12 August 2008

Australian and American scientists have identified the origins of the most malignant type of brain tumour in a discovery that could lead to better therapies and improve our understanding of how tumours initiate.

The team, led by Professor Brandon Wainwright from the Institute for Molecular Bioscience at the University of Queensland in Brisbane, Australia, and Dr Robert Wechsler-Reya from Duke University in Durham, USA, studied medulloblastomas, which occur most often in children.

“Almost half the people who develop these tumours die from them, and those who survive often suffer severe side effects from the treatment,” Professor Wainwright said. “Improved treatments are urgently required, but in order to develop these, we need a deeper understanding of the molecular and cellular origins of medulloblastomas.”

The team found that medulloblastomas can originate from two types of cell: multipotent neural stem cells (NSCs) and granule neuron precursors (GNPs). NSCs are stem cells that can become most types of cell within the nervous system, while GNPs are similar to stem cells but only give rise to one type of cells, known as granule neurons.

“There was good evidence that either cell type could be the origin of medulloblastomas, but no one considered that both sets of evidence could be correct, and that these tumours could actually begin in two different cell types,” Professor Wainwright said.

“Identifying the normal cell that gives rise to a tumour is important because it allows direct comparisons between tumour cells and their normal counterparts so that key differences and vulnerabilities in the tumour can be identified.

“Also, recent studies suggest that cells resembling the original cell may persist in mature tumours and can be critical in ensuring its survival. If so, these cells would be an excellent target for treatment.”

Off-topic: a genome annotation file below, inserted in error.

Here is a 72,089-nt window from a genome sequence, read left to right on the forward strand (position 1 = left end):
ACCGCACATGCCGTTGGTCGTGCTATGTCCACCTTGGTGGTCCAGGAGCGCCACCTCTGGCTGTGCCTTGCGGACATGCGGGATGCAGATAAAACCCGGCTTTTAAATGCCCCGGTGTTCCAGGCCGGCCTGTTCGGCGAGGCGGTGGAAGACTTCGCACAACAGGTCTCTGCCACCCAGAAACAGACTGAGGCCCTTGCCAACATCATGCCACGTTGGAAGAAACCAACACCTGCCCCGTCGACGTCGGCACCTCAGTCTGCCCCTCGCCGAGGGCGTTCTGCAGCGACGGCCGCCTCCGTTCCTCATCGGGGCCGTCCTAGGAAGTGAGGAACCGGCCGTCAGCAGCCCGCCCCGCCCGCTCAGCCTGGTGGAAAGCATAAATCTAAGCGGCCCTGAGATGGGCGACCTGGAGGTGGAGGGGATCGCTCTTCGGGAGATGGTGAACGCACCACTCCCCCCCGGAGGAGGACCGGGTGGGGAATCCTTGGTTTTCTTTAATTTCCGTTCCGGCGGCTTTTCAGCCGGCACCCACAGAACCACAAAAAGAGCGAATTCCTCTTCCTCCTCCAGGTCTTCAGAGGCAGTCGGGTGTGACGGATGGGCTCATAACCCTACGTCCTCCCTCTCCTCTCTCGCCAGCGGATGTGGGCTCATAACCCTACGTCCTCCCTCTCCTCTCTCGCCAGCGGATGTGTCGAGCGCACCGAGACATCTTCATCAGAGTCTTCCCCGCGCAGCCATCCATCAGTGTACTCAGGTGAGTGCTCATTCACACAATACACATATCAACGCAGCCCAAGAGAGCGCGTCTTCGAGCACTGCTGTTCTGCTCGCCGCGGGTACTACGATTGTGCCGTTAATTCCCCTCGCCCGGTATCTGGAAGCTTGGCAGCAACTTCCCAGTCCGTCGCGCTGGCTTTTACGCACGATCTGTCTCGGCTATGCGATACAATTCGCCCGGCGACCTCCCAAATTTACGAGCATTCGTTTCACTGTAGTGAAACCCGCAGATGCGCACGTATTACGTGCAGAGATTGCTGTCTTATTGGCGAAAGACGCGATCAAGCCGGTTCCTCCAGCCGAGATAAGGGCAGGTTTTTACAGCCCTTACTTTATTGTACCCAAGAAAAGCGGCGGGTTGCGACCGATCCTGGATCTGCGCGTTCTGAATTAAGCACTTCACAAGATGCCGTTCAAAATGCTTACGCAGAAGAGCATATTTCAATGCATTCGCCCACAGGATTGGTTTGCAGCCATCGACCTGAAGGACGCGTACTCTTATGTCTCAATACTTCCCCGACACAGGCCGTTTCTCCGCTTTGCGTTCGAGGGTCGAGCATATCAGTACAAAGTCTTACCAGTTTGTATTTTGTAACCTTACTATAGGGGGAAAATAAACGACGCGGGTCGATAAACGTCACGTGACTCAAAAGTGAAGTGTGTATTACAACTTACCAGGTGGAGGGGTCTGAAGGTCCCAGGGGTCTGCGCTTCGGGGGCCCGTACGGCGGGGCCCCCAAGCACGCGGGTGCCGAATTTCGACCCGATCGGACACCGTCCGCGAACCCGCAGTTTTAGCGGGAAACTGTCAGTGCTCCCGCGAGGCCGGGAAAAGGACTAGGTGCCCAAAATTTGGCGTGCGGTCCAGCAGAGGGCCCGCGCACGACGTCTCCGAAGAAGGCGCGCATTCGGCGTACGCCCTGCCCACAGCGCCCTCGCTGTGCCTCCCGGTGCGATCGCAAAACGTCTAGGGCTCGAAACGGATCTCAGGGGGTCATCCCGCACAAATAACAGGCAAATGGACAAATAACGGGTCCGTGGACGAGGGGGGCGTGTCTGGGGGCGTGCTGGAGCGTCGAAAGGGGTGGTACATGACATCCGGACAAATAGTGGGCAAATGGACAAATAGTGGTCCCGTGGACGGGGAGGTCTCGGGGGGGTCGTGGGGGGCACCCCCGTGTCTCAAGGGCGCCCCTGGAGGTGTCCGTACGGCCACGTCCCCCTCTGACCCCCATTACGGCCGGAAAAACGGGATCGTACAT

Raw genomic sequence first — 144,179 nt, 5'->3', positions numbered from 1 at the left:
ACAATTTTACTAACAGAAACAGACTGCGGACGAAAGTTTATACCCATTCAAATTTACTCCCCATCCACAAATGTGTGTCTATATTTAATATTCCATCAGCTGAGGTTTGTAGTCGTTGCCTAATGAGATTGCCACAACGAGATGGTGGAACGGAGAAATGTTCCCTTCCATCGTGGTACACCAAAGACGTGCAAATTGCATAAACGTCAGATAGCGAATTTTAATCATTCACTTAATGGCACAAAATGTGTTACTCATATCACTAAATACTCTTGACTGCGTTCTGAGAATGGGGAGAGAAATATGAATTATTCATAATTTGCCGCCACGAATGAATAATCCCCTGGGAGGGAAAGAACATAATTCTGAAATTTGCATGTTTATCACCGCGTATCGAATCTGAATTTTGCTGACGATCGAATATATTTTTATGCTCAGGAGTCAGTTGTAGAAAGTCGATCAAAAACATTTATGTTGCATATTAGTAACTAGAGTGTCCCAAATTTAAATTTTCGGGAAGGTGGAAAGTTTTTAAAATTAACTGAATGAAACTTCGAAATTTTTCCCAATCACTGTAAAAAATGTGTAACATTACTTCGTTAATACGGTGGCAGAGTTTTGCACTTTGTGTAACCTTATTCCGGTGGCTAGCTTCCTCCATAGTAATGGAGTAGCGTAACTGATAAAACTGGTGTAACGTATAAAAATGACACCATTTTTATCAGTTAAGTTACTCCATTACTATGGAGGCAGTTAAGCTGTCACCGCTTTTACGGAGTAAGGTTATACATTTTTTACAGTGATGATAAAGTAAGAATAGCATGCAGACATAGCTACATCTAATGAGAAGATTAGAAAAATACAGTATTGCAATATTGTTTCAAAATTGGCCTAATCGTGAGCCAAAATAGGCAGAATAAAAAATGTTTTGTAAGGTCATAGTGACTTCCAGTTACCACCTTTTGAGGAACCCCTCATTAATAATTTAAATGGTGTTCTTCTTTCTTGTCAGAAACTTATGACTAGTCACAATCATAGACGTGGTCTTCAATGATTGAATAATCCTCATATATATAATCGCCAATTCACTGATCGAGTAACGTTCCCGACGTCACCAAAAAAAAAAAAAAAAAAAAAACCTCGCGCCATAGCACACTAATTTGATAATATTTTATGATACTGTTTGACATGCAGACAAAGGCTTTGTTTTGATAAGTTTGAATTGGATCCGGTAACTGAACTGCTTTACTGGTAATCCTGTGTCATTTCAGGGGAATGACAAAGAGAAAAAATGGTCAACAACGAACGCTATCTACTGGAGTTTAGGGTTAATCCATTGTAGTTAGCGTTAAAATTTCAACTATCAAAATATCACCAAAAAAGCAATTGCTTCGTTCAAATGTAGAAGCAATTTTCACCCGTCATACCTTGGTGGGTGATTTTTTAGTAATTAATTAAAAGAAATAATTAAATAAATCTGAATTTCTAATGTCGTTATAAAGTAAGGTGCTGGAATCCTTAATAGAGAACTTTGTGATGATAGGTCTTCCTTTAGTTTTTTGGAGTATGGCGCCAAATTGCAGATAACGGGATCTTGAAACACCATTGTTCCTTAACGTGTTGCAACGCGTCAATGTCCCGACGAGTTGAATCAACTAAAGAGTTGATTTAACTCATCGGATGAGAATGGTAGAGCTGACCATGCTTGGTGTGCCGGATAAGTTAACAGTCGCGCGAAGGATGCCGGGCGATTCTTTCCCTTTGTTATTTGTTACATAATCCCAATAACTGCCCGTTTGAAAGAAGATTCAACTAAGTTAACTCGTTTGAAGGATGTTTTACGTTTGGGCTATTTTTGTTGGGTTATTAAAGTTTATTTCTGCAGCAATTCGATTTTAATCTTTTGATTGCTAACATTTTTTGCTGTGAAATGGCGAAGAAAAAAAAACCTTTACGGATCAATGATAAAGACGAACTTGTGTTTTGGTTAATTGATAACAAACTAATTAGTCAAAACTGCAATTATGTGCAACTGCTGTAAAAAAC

The team made their discovery by examining a gene called Patched, which is involved in the regulation of both neural stem cells and GNPs. When the gene is inactivated, medulloblastomas develop.

However, when inactivation occurs, it happens in all cells, so there was no way of knowing in which cell the tumour had begun. The team took advantage of an allele, or version, of Patched that allows inactivation of the gene in either GNPs or neural stem cells, and found that the tumours developed no matter in which cell Patched was inactivated.

The study could also have wider implications for treating other types of cancer, as the team also found that cancer doesn't always originate in the same way.

“It has always been thought that cells had to mutate several times before becoming a tumour,” Professor Wainwright said. “In this study we found that some stem cells only needed to mutate once.

“They would not turn cancerous immediately, but once they had been given an instruction to turn into a more specialised cell, the mutation would take hold and they would instead turn into a tumour.”

The study has been published in current issue of leading scientific journal Cancer Cell, and is funded by the National Health and Medical Research Council, the Australian Cancer Research Foundation, the Cancer Council QLD and the John Trivett Foundation.

Media contacts:

Professor Brandon Wainwright – 07 3346 2110

Bronwyn Adams, IMB Communications – 07 3346 2134 or 0418 575 247

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